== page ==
Sunday, November 22, 2009

The Funeral and the Bruce King Legacy

The sea of about 1800 aging faces at the funeral was a representative sampling of the surviving members of a political class that shaped New Mexico for over 30 years, including some fathers and sons, mothers and daughters.

There was James Martin, a freshman legislator with Bruce King in 1959 and member of the 1969 constitutional convention and later a judge. His son, also at the funeral, is a judge today. There was Myles Culbertson, Executive Director of the New Mexico Border Authority in the early 1990s, today director of the NM Livestock Bureau. His father served in the legislature with King and his daughter worked for Sen. Dominici; Diane Denish, presenting the flag of New Mexico to the King family at the grave site, whose father ran against Bruce King for governor in 1970; Brian Sanderoff, one of King's top aides from 1978-1982, now the top pollster in the state; Linda Kehoe, now with the LFC, formerly King's chief of staff; Ed Romero, former Bernalillo County Democratic Chair, former ambassador to Spain; John Garcia, formerly Secretary of Economic Development under King, now Secretary of Veterans Services; Carol Robertson Lopez, former King staffer, later Mayor Pro Tem of Santa Fe and longtime mover and shaker there. The list could go on and on, including Ben Alexander, born before the Great Depression, and the relative youngsters born after the death of Jack Kennedy who joined the King administration in the early 1990s.

The achievements of this political class are remarkable. It drew up a new constitution (Bruce King of course chaired it) in 1969 and when voters turned it down it helped Governor Jerry Apodaca make the needed changes through constitutional amendments. It facilitated, indeed was part of, the serious entry of women into the New Mexico political scene. It improved the representation of minority groups. It created the best school funding formula in the U.S., insuring an equal share for each student. It stimulated a golden age of university performance, vastly increasing the proportions of college graduates while making our best universities nationally competitive. It created a severance tax on our extractive industries, putting the proceeds into an interest-bearing fund that supplements state expenditures. It opened up the Santa Teresa border crossing, paving the way for the surge of commerce we see there today.

The latter, done during King's third administration, was not atypical of the Bruce King style. When red tape jammed up the project King authorized Myles Culbertson and Jack Pickel, unpaid volunteers, to build the crossing by themselves, while Charlie Crowder crossed onto the Mexican side, unauthorized, to move dirt. Poorly funded and held together with bailing wire, nevertheless, it worked.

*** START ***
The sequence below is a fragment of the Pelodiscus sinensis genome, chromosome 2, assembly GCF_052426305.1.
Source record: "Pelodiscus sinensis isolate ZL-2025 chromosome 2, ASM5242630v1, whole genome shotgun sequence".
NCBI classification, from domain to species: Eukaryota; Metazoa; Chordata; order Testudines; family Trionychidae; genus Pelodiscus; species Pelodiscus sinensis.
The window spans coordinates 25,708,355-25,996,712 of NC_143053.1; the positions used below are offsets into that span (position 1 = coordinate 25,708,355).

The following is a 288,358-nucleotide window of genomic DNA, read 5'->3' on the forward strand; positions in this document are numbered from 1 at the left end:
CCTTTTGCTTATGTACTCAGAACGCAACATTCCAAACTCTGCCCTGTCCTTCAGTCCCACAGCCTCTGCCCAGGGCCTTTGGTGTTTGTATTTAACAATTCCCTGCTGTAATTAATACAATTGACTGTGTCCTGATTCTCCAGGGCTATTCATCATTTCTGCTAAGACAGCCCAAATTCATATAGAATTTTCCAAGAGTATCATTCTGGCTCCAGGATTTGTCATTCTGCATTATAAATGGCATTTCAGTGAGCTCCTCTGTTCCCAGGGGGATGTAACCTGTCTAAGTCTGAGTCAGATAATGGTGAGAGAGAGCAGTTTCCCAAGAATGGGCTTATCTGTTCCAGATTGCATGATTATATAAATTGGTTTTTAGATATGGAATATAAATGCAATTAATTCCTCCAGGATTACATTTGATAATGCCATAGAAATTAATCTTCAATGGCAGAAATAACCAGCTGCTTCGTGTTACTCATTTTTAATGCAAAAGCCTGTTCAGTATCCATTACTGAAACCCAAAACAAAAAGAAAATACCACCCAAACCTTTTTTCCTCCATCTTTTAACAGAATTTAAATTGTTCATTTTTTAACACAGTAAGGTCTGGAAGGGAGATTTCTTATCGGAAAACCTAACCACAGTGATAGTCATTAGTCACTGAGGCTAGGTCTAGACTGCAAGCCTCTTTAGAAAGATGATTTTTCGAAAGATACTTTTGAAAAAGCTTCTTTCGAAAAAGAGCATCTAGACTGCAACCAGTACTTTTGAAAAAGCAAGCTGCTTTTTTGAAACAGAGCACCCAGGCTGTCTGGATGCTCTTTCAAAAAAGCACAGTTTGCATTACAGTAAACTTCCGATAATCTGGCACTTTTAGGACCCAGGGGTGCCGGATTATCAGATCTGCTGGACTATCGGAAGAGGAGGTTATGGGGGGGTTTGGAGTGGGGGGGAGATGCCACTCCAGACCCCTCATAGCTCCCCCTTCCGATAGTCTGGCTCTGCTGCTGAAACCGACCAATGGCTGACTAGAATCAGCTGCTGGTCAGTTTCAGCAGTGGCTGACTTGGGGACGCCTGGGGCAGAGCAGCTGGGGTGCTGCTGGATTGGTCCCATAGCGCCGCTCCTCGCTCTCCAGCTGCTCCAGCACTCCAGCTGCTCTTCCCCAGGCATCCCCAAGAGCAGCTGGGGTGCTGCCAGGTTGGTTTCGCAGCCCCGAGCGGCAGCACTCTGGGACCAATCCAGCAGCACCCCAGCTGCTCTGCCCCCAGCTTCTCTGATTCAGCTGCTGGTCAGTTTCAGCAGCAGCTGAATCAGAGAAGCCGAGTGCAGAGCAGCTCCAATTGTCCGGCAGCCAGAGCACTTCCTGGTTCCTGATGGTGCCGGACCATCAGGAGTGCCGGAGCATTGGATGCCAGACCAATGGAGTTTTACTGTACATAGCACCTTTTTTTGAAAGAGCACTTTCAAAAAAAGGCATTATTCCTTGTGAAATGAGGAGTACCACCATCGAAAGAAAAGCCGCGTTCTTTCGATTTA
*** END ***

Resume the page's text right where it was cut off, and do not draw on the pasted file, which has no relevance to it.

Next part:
Bruce King cannot and would not take responsibility for all of the above. Jerry Apodaca, Toney Anaya, and David Cargo played their roles and so did our strong Washington delegation and our powerful senate and house leaders, like Aubrey Dunn and Raymond Sanchez. In truth, the achievements of that age were the work of a broad-based political class, feeling its baby-boomer oats.

King's most lasting achievement was that he was the master assembler, and often maestro conductor, of this political class. And it was the quality of that relationship--hardball, but decent, honest, at its core--that we miss today. Make no mistake about it. That political class had a mind of its own. It kept returning to King for leadership because King understood it better, and, in turn, he reflected its values more authentically, than anyone else. Beneath the self-parody of a country hick, the cowboy boots and rancher's accent King understood Los Alamos managers and university presidents as well as he understood the effect of weather on the profitability of beef. He understood the chili picker's longing for dignity as well as he understood the resentment of Little Texans against a certain Speaker of the House. He knew where New Mexico was headed and knew how to get what was needed to move it there.

The relationship between King and the political class was complex, and not always smooth, but the interaction made New Mexico a far better, fairer, place to live. At bottom it was cemented in King's deep understanding of New Mexicans and our trust in his integrity, a trust so deep you laughed without resentment when you heard he had told a supporter, "I know I promised but I didn't make it a commitment." Deep down you suspected Bruce had probably made the right decision. You knew he was right when he said, frequently, "you know, it is amazing what people can accomplish if they don't worry about who gets the credit." His funny stories often had a hidden point to them applicable to the moment at hand. And, compassionate, he was nevertheless a master at the prudent exercise of power.

The Clinton appearance was genuine and his eulogy was a work of art. He knew the Bruce we all knew and, like us, he was delighted by his inimitable personality and his underlying seriousness of purpose.

This was not a funeral you had to go to. King had been out of office for 15 years; no gain in seeing and being seen, and many kingistas have been supplanted by younger cohorts in the contemporary political class. The group at the funeral was subdued, self-confident in an understated way and, I thought, not ambitious to govern again. All in all it looked more like a composite of New Mexico, ethnically, geographically, economically, than any crowd I've been in for a long time, a commentary on how truly representative the ruling class in New Mexico really was during that time period. It will almost certainly never gather again under the same roof. But don't underestimate it. It's faculties are intact, it knows how to get things done, it's children are getting active, and it is fully aware of what is happening on the political scene. If it gets unhappy, watch out!